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Crucial Conversations

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Ann Leung

on 10 February 2014

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Transcript of Crucial Conversations

Crucial Conversations
Safety Checklists are not enough to keep patients safe:
58% of the nurses said they had been in situations where it was either unsafe to speak up or they were unable to get others to listen
17% said they were in this situation at least a few times a month
Takeaway Messages
Recognize that the conversation is crucial. Find what I really want out of this interaction. Create mutual purpose and respect to maintain safety.
Maintain objectivity, focus on facts and not make up your own internal story.
Understand the conditions in which this conversation will happen and how to pause to maintain privacy and respect.
Closing the loop on the issue, finding mutual resolution, with a follow-up plan.
SEVEN categories of conversation are especially difficult and, at the same time, essential for people in healthcare to master. These seven conversations include: broken rules (including dangerous shortcuts), mistakes, lack of support, incompetence, poor teamwork, disrespect, and micromanagement.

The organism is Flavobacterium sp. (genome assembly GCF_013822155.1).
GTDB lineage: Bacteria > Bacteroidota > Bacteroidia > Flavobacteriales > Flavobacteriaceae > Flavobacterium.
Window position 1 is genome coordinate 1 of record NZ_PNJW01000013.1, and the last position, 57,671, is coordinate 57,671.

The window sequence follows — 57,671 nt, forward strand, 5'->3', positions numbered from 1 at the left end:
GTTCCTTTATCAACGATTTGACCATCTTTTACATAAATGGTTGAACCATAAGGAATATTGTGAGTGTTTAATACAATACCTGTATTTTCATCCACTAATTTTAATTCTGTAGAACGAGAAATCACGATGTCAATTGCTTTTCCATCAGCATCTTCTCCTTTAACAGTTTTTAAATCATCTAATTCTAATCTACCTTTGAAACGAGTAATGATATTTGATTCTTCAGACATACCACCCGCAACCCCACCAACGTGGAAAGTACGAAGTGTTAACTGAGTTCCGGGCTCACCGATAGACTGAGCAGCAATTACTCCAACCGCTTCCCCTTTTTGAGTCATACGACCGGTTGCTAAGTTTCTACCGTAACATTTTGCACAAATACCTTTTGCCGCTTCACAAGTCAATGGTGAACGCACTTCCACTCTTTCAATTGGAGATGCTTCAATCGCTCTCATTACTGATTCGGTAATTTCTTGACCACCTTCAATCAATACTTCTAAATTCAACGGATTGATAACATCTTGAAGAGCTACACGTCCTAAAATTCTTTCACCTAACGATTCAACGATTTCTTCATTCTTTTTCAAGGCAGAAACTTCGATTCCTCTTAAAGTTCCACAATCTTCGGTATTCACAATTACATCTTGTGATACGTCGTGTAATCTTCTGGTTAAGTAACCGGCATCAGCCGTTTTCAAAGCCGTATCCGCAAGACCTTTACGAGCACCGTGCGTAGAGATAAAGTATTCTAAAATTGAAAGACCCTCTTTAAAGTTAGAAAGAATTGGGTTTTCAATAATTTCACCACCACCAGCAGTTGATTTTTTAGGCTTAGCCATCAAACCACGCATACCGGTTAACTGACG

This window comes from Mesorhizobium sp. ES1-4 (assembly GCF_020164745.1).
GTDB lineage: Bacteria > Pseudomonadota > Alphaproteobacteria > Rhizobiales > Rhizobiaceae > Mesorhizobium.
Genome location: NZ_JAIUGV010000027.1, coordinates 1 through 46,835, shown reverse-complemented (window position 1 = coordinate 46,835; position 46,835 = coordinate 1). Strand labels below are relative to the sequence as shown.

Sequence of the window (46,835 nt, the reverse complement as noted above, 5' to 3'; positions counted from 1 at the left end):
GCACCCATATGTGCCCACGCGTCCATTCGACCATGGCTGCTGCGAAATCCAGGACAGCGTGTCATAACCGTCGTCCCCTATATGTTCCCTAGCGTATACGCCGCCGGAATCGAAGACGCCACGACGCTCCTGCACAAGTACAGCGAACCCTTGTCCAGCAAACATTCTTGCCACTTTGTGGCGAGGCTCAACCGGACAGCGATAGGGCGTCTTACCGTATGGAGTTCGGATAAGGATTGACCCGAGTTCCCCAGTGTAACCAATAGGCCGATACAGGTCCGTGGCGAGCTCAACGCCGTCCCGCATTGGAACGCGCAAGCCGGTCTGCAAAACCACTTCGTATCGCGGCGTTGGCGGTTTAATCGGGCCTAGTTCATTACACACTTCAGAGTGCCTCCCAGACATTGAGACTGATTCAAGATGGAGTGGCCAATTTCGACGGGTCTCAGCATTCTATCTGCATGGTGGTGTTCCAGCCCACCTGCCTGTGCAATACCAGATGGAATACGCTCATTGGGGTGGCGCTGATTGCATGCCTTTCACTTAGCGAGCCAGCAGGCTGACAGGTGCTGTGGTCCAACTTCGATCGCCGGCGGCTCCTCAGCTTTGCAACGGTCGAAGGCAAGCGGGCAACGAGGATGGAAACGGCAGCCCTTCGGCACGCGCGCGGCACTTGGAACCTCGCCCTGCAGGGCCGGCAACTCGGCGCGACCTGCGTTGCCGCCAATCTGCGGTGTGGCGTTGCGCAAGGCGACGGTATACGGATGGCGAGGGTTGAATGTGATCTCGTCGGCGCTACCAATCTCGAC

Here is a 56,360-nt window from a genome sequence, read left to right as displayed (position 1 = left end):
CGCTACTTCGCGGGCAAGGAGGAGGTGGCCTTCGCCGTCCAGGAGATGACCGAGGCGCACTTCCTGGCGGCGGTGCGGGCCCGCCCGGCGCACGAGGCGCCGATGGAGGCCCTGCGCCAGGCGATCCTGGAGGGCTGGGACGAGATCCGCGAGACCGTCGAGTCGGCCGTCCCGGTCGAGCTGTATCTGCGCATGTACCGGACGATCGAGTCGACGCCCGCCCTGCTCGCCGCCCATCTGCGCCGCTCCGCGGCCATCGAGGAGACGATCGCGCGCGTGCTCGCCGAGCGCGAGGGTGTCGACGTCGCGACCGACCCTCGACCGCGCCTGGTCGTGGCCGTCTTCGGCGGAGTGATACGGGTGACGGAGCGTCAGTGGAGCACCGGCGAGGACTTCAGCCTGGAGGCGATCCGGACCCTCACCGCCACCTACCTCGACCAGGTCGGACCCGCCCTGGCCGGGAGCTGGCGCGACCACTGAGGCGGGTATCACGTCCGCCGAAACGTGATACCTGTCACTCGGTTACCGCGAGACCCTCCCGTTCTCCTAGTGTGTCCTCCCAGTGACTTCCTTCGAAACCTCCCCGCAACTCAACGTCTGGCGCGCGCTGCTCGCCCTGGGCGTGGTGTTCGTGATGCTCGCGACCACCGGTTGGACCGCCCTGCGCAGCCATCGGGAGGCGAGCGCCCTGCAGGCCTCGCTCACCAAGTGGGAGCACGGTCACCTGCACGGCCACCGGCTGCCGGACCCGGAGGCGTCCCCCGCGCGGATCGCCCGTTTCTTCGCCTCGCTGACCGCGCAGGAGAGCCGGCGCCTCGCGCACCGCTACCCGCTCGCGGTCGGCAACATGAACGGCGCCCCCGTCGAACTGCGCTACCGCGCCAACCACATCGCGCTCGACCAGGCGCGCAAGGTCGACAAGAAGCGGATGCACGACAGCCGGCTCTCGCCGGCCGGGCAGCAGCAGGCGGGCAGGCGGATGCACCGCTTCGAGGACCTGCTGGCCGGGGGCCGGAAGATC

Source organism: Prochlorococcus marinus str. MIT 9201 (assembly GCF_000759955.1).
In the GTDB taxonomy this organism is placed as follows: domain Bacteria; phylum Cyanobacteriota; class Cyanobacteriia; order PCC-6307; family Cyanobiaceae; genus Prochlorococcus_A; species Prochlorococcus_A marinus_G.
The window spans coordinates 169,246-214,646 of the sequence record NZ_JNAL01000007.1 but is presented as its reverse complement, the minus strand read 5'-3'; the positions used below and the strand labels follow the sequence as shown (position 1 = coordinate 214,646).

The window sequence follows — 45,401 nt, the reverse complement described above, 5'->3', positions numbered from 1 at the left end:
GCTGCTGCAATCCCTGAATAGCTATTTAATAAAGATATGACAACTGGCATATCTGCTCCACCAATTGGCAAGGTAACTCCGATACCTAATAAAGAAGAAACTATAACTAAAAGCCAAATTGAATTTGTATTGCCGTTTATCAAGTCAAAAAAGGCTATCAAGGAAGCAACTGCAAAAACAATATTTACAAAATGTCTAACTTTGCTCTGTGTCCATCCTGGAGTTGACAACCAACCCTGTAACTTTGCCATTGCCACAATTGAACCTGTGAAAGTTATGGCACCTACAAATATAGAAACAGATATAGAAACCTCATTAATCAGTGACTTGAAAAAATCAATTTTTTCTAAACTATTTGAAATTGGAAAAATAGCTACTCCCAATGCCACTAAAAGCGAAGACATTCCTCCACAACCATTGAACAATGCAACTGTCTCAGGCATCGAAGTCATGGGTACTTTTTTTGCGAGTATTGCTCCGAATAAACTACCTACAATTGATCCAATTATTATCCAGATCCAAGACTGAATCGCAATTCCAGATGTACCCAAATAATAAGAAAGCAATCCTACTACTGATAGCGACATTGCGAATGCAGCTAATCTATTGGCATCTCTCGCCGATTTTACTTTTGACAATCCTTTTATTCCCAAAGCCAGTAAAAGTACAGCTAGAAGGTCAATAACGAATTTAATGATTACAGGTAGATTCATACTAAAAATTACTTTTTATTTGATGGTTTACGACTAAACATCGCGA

Majority of healthcare workers regularly see colleagues take dangerous shortcut, make mistakes, fail to offer support, or appear critically incompetent. Yet fewer than one in ten speak up and share their full concerns.
Most importantly
Finding your voice in the most crucial of conversations
Relates to nursing practice
Empowerment at the bedside and beyond
Maintaining safe practice and patient care
Advocacy for ourselves AND others
Creating a collaborative environment
Understand yourself and use your resources
Creating a culture where healthcare workers speak up before problems occur is a vital part of the solution.
The study suggests that the few who are confident in their ability to raise these crucial concerns have better patient outcomes, work harder, are more satisfied and are more committed to staying in their jobs.
Full transcript